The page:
I am a musician. I am an artist. I'm not just a singer or just a pianist. I try to be everything. I love arranging. Arranging is one of my favorite things to do. As far as studios, we went from Boston to New York to L.A. to Nashville. We did so many different studios and had so many different amazing musicians. It's just a blur at this point. I guess the only story I can think of is recording the last song, “Every Step,” which ended up being the first single.
And it's funny because I broke up with this girl that I wrote that song for in mid-September of last year. Wrote the song at the end of September, maybe took three or four days to write and record. We were mastering in October. If you're an artist, you're never satisfied. You just get to the point where you say, “All right, it's good enough. Here. Put it out.” But I remember being in a studio practically in tears because this girl broke my friggin' heart. I had a glass of wine, because that was the only thing that was paying me from all the crap that she was putting me through. And that's how – unfortunately – I remember finishing my album. But like I said, every song has a story to it. And we'd be on the phone for about four hours [laughing].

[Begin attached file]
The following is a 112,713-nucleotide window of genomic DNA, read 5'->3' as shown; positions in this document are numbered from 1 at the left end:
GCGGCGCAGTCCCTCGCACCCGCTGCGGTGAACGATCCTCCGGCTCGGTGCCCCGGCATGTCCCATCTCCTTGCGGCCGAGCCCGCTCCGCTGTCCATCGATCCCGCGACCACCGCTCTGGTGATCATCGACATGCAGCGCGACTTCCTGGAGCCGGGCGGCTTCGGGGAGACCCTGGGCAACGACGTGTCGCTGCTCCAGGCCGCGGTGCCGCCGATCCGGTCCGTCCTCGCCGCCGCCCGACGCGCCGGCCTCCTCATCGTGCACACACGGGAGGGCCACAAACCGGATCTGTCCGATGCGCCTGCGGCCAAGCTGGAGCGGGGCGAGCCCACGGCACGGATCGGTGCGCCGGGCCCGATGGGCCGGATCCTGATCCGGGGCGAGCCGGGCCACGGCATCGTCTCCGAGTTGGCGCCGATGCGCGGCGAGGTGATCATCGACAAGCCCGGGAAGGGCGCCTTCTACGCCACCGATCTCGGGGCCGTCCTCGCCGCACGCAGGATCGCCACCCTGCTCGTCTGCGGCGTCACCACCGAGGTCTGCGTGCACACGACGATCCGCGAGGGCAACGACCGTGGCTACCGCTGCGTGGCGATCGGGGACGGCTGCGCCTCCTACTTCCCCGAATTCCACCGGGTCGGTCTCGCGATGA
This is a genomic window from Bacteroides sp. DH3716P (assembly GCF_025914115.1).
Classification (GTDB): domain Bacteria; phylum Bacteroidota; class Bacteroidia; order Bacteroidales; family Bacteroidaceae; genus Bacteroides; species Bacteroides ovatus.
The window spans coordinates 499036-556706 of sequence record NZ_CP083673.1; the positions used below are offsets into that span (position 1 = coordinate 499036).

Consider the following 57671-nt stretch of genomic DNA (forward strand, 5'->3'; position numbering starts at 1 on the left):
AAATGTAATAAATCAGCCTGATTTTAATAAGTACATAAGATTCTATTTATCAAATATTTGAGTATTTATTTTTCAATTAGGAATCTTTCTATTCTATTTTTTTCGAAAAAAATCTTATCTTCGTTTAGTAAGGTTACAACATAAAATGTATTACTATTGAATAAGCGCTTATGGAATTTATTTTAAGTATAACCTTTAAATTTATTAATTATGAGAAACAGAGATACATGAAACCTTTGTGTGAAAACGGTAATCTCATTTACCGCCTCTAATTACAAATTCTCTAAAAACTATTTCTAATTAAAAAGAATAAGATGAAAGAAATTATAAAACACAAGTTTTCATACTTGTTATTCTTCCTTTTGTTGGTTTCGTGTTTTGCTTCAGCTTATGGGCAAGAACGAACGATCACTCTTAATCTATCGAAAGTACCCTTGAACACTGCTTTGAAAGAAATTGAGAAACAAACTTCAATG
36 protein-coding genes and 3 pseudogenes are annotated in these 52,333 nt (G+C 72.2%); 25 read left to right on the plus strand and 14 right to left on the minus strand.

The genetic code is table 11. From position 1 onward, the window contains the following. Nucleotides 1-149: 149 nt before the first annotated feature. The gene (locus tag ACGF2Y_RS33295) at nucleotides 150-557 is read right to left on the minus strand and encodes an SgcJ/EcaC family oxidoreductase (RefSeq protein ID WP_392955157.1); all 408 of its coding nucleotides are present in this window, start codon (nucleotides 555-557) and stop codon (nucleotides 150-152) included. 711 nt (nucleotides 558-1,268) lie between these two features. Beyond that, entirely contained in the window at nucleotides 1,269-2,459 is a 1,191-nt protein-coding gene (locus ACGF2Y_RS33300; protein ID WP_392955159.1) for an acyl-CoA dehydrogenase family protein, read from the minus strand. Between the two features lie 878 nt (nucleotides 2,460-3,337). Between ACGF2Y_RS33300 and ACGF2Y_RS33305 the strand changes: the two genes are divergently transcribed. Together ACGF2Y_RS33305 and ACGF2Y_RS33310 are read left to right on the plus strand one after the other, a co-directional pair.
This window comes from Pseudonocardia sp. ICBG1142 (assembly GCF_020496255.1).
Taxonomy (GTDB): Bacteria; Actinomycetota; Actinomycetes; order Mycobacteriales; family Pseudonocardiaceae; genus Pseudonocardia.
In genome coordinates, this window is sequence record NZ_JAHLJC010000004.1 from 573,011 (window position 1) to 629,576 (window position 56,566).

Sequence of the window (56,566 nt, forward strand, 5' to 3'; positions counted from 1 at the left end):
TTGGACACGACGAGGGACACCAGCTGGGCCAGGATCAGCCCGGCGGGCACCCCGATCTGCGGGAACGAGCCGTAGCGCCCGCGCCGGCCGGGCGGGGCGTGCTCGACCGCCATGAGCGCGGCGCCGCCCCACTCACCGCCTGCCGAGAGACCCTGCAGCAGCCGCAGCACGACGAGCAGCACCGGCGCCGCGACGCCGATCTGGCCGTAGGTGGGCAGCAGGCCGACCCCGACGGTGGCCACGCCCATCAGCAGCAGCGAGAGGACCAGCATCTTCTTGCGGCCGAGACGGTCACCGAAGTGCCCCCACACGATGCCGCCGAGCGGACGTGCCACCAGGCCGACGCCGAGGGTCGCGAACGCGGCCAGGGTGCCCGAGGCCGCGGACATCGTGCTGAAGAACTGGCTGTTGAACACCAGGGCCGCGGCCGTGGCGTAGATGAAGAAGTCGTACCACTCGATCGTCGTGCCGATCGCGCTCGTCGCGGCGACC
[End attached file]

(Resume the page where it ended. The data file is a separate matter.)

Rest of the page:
I absolutely adore “Could.” Tell me how that song came into being.
“Could” is actually a McKnight tune. I recorded it last Christmas – actually, a year ago Christmas. It was recorded with Brian, after I sang it during one of the rehearsals. Once he heard [my rendition], he said: “You’ve got to record that.” So literally that night, I went home, just put a quick piano track down – which is not the piano track that's on the album – sang the song through and did those background arrangements.
I'm a big jazz, vocal buff. So I love six-part harmonies and things full of parts. I love that kind of stuff. So I added those to it and it got around. Brian loved it. A lot of people loved it. A month before the album got mastered, a guy named Bill Meyers – who is one of my musical soul mates; he's one of the most talented orchestrators, string arrangers that I know of – he called me and said, “What are you doing?” And I said, “Oh, nothing. Just mixing the album, working on stuff.” He said, “Why don't you come down to the studio. I'll throw some strings on it.” And that was like a dream come true.